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I was reading this question about Session ID Hijacking

and it gave a lot of answers about stealing Session IDs. I have been thinking about this for awhile, but is there a benefit to using Session IDs over re-logging in with a UN/PW combo, or vise-versa? It seems to be that the issue with Session IDs is that it could be guessed, as well as it sometimes is shown to the user in the URL line with the Type of Session i.e., JSESSIONID for Java server sessions.

I am curious if re-sending UN/PW information to log in would be "safer" or not? I would assume that since it's already being sent once, that storing it in an application/cookie, and then reusing it later could be beneficial, but maybe that leaves the PW/UN being open to stealing as well?

My question is, is there a benefit to either approach? Would one work better or not? Thanks.

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Resending your username and password is a much greater security risk and has no benefits over session ids (or some variation of access tokens) that I can see.

Losing a password has greater impact

Here's why: If your session id is hijacked, your attacker will have access to your session, which is bad enough. But if he gets your username and password, he can impersonate you to the service for as long as he wants (because usually passwords don't expire, unlike sessions), he can reset your password and lock you out of the service etc. Also, since a lot of people reuse passwords on other sites, getting your password might also compromise your accounts on countless other sites. He can't do any of that if he only has the session id. So it's better to expose the short-lived, localized session id to risk than the long-lived username and password.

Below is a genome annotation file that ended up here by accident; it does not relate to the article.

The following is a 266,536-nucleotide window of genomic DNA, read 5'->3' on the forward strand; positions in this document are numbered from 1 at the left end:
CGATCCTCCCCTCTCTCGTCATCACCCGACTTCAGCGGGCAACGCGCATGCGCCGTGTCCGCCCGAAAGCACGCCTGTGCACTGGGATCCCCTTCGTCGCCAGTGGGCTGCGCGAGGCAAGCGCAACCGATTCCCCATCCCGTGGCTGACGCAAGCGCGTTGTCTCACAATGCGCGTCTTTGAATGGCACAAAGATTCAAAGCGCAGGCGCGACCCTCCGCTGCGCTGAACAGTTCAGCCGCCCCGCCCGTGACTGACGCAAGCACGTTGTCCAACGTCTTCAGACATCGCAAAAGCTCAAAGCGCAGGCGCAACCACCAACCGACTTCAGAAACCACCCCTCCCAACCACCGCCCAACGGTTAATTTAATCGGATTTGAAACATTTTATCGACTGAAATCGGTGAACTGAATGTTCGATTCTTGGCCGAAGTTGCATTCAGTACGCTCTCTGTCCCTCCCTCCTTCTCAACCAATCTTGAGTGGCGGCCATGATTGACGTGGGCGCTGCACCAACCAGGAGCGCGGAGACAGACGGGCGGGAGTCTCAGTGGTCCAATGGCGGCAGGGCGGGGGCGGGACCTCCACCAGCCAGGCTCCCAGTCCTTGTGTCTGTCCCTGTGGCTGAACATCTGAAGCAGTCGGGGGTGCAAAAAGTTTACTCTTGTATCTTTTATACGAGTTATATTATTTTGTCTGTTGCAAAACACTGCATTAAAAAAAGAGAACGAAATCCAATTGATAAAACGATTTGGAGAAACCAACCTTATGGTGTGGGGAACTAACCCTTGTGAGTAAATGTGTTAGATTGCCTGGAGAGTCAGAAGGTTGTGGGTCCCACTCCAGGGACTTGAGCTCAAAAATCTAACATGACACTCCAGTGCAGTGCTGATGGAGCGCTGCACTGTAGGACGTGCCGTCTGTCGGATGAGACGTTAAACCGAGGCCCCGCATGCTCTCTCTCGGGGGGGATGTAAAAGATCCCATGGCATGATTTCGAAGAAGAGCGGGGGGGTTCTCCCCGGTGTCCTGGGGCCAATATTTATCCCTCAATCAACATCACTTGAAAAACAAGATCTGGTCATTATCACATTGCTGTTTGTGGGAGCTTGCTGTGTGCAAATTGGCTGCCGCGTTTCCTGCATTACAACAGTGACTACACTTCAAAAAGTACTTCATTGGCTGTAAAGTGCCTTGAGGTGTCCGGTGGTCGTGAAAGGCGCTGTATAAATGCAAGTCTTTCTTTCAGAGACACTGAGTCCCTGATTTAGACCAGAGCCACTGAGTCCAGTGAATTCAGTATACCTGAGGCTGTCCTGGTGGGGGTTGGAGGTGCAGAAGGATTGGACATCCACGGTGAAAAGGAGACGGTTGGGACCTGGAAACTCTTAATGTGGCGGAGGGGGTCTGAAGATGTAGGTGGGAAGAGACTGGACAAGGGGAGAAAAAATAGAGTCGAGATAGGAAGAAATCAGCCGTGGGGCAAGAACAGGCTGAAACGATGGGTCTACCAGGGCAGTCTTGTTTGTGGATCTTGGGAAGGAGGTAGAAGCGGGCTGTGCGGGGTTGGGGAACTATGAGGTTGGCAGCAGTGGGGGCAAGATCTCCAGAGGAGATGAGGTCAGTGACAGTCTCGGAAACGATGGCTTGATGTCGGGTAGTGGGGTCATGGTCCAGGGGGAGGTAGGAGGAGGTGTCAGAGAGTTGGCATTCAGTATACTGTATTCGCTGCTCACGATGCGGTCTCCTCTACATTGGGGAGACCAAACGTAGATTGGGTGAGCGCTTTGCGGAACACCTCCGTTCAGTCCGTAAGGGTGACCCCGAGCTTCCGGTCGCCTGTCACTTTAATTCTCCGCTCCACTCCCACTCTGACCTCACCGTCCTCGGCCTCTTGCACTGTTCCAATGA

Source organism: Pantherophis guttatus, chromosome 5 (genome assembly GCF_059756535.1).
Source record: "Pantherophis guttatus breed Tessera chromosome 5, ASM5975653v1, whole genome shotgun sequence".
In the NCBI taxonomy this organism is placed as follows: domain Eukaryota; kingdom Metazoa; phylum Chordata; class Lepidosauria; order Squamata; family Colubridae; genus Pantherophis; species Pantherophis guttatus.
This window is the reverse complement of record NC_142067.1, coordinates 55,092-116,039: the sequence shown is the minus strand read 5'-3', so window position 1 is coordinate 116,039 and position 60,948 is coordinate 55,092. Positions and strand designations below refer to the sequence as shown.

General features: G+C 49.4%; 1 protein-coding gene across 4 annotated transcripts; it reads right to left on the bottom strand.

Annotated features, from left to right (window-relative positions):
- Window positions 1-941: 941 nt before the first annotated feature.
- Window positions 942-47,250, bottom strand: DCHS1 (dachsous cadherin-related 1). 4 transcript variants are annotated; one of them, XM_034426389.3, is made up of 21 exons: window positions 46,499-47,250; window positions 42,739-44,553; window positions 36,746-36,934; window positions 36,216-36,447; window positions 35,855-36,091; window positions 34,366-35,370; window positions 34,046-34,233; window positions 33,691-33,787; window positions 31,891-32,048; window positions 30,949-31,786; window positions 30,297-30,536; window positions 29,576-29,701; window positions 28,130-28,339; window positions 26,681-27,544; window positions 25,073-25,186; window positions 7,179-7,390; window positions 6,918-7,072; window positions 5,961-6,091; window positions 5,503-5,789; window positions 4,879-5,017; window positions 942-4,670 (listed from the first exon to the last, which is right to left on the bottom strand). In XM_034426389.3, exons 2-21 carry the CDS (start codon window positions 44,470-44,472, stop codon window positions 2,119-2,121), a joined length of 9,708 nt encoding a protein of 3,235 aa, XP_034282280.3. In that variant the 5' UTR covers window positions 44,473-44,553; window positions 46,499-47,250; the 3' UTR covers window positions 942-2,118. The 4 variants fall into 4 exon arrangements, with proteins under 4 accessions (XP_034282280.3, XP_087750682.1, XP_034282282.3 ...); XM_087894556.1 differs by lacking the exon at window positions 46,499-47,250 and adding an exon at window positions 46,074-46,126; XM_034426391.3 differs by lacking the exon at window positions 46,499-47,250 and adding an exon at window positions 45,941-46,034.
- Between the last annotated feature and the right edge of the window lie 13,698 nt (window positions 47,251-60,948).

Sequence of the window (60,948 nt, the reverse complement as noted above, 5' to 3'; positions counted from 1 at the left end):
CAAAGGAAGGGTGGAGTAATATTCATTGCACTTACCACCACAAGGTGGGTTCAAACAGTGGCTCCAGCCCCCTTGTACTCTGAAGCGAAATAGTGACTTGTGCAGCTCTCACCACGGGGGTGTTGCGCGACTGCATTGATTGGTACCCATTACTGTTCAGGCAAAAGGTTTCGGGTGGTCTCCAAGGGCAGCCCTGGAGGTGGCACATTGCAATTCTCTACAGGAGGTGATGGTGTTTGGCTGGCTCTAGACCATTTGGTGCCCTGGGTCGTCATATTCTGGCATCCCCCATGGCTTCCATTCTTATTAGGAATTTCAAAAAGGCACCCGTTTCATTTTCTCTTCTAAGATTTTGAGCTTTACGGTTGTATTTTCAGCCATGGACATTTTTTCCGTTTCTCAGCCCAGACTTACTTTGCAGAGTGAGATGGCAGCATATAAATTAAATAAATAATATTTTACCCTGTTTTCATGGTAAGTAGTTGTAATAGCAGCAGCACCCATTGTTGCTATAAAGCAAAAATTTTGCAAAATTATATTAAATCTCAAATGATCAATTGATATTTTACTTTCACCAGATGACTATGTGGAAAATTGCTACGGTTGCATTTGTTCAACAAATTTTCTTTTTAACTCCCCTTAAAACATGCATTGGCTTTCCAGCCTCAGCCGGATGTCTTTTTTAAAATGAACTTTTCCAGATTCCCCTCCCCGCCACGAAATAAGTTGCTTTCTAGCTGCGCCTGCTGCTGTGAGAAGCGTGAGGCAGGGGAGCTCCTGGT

Ideally, the password would never be transmitted over the network at all (there are schemes which avoid sending the password, and most browsers and web servers are capable of using the simpler ones (google digest authentication, for example), but unfortunately, developing this technology has been neglected in favor of implementing server-side login systems using nice-looking login screens, which require transmission of the password.)

Session hijacking is (should be...) hard

Stealing a session id isn't so easy. Guessing session ids is very difficult (trillions of times more difficult than guessing the average password) if the application generating them is doing it right. Session ids should be created as long random strings using a crypto-strength random number generator; and since most sessions are only valid for a few hours at most, there isn't much time to make a lot of guesses. Passing session ids as GET parameters in the URL is a problem, yes, but this should be done only to degrade gracefully when the user's browser doesn't accept cookies. Most session ids are passed using cookies which live in the header of an http request.

Federated authentication and authorization

Finally, resending the username and password is often simply impossible, since they might not be available. If you use federated authentication an authorization systems such as OpenID/OAuth, you don't have access to the user's credentials; you just get an access or id token (or both), which are a kind of notarized letter to prove that you are who you say you are and should be given access to a certain resource. Again, the access tokens are only valid for a few minutes up to an hour, and only for a specific resource, so even if an access token was stolen, the damage someone could do with it would be limited.

With OAuth, you can request a special kind of token called a renewal token which you can use to get a new access token without the need to have the user log in again when the old access token expires. So this comes close to your question about resending the login credentials, because if the renewal token is stolen, the attacker gets almost indefinite access to the service the token is meant for. But note that even when a renewal token (which is typically kept out of the reach of user agents by a server) is stolen, this doesn't compromise the user's password and all the other sites he uses his account for.

Restful APIs

Unlike websites that allow a user to sign in, APIs are often stateless. So the client must authenticate with every request he makes to the API. This can be done by sending the username and password every time you make a request, but many APIs solve this by having a client first get an access token using his credentials, an then use the access token to access the API. OAuth is a perfect example for this. So again, the password is only sent once per "session" to get an access token.

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